Queenstown :: Mt Nicholas Station

What a fun experience visiting a working sheep & cattle station!

The boat ride over to the farm, cruises through the most spectacular scenery. The boat’s Captain provides some historic info & interesting facts about Lake Wakatipu. Did you know that, with five rivers feeding the lake and one river exiting, Lake Wakatipu has a tide and can rise & fall over 20cms every hour!

Seating on the boat is warm and comfortable and there are amenities like toilets and a snack/drink bar.

It docks at the one end of the lake, on a beautiful, grey pebbled shore. Our station tour host & guide greet us, and we start with a visit to the wool shed where the knowledgeable Gail explains the sheep’s lifecycle, how & when they are sheared, how wool is graded, the process for sorting, cleaning & treating, and where the wool from the Mt Nicholas Station ends up. It’s very interesting and the smell of the wool shed is definitely unique!

We head over to see a few farm animals, including the most gorgeous, well mannered (retired) dogs Belle (who is on heat) and Khan (who really wants her), some pigs, chickens & sheep. The dogs can’t wait to give us a demo of their former trade; rounding up the sheep. We even get to see a lot of Khan chasing Belle around trying to mount her! It’s all incredible to watch.

Gale takes us on a bus ride to see a tiny bit of the 100,000 acres of the property. It’s the most spectacular scenery and she gives us some great history and knowledge of the current station owners & workers. She is interactive and easy to listen too.

We arrive back where we started for some Ploughman’s Lunch; some homemade soup, meats, cheeses, bread, pickles and sweet treats before the boat arrives to collect us for our return journey.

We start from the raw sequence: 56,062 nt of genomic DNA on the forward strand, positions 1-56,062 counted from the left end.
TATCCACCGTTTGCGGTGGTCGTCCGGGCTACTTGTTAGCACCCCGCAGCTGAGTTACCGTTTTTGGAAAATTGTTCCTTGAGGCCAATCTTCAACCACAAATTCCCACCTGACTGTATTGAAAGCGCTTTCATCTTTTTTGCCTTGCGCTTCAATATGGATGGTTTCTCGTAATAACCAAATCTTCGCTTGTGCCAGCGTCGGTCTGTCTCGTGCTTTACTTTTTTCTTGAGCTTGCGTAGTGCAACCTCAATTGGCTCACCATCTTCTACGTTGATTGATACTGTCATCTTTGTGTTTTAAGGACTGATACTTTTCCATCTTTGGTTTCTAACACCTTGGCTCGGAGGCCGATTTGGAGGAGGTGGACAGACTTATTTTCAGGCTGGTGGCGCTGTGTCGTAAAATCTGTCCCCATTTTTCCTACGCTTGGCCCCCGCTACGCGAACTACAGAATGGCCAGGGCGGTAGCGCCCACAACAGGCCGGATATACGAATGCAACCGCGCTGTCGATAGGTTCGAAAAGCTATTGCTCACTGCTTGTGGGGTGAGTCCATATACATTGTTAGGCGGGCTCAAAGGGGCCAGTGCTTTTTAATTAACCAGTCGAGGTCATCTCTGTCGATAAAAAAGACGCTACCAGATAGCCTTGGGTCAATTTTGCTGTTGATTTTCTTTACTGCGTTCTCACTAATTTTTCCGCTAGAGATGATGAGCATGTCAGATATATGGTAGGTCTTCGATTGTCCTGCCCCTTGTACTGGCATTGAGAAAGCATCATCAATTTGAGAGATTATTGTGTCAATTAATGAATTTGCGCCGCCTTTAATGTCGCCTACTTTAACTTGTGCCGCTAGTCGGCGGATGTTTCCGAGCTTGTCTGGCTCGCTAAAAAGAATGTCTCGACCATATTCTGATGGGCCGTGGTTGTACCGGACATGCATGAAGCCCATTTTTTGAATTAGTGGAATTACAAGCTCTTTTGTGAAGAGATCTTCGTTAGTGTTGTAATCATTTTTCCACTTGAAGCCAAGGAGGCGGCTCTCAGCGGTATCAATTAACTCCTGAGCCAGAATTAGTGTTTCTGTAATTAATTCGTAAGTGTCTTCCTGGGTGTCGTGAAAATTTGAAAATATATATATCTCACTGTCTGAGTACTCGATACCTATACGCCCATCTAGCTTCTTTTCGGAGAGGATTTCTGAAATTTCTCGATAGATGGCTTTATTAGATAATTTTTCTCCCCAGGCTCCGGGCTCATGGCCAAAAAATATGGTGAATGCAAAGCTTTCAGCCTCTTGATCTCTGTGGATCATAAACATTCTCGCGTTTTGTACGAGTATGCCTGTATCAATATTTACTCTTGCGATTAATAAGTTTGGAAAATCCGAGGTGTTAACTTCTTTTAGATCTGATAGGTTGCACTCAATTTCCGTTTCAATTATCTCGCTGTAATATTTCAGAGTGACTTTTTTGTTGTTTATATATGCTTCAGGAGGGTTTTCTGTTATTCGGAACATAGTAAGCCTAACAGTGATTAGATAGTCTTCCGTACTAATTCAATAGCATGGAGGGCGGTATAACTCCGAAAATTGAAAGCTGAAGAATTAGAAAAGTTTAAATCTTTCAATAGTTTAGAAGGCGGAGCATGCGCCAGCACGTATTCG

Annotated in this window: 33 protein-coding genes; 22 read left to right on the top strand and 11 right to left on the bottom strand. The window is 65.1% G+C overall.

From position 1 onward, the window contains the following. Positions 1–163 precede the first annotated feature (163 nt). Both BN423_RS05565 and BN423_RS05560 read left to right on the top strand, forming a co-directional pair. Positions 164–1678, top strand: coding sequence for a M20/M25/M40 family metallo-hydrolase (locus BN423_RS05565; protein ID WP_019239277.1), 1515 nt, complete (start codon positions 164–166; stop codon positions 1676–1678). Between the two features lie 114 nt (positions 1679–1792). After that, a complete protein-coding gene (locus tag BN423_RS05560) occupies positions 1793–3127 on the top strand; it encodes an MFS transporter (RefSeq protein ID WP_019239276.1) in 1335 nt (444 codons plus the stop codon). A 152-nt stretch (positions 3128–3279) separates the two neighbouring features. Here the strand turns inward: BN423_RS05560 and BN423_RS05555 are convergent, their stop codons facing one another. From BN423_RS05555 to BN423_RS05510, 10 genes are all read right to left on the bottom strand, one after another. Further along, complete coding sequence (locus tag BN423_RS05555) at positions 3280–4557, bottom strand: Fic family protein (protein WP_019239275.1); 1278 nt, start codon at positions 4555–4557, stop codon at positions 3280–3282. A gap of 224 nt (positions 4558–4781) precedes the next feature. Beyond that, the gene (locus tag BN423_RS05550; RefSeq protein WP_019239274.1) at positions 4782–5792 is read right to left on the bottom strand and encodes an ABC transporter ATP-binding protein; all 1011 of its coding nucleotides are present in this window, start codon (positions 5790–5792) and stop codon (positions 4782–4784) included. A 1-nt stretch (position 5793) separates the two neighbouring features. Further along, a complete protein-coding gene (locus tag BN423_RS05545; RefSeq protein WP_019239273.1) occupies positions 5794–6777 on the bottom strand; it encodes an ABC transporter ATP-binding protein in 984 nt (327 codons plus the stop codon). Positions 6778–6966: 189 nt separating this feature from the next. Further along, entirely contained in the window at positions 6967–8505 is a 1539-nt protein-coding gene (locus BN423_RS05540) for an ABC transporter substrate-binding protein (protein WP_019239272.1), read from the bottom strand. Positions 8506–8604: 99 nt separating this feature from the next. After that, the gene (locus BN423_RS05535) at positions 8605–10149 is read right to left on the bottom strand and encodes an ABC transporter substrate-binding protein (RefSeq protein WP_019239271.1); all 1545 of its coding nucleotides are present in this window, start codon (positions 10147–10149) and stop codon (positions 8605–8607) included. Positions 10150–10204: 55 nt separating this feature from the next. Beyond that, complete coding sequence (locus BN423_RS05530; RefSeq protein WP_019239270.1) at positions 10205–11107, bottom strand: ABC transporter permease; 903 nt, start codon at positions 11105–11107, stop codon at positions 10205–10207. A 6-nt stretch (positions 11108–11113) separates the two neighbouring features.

All up, it was a fun, informative and beautiful hands-on experience, that roughly took about 3 hours in total.

Definitely a recommended activity when you’re in Queenstown.

Jökulsárlón, Iceland

there is something spiritual about floating on a glacier lagoon, air so cool and crisp it literally takes your breath away.
once we made it away from the shore and the rubber dinghy’s engine cut, it was silence… interspersed by the occasional call of birds overhead and the cracking of the icebergs as they swayed, creaked & settled on themselves on their slow journey from the glacier to the sea.
we witnessed lines of time in the layers of ice; thousands of years right in front of us. ash from past volcanic eruptions.
harshest winters of clear ice and warmer summers in cloudy colour.
a kaleidoscope of time and an environmental barometer.
Iceland is literally the land of fire & ice.
it was one of the best adventures we’ve had.
and eating a chunk of thousand year crystal ice fished straight from the lagoon was incredible!
my view…Jökulsárlón icebergs

this is me…. @thisismelly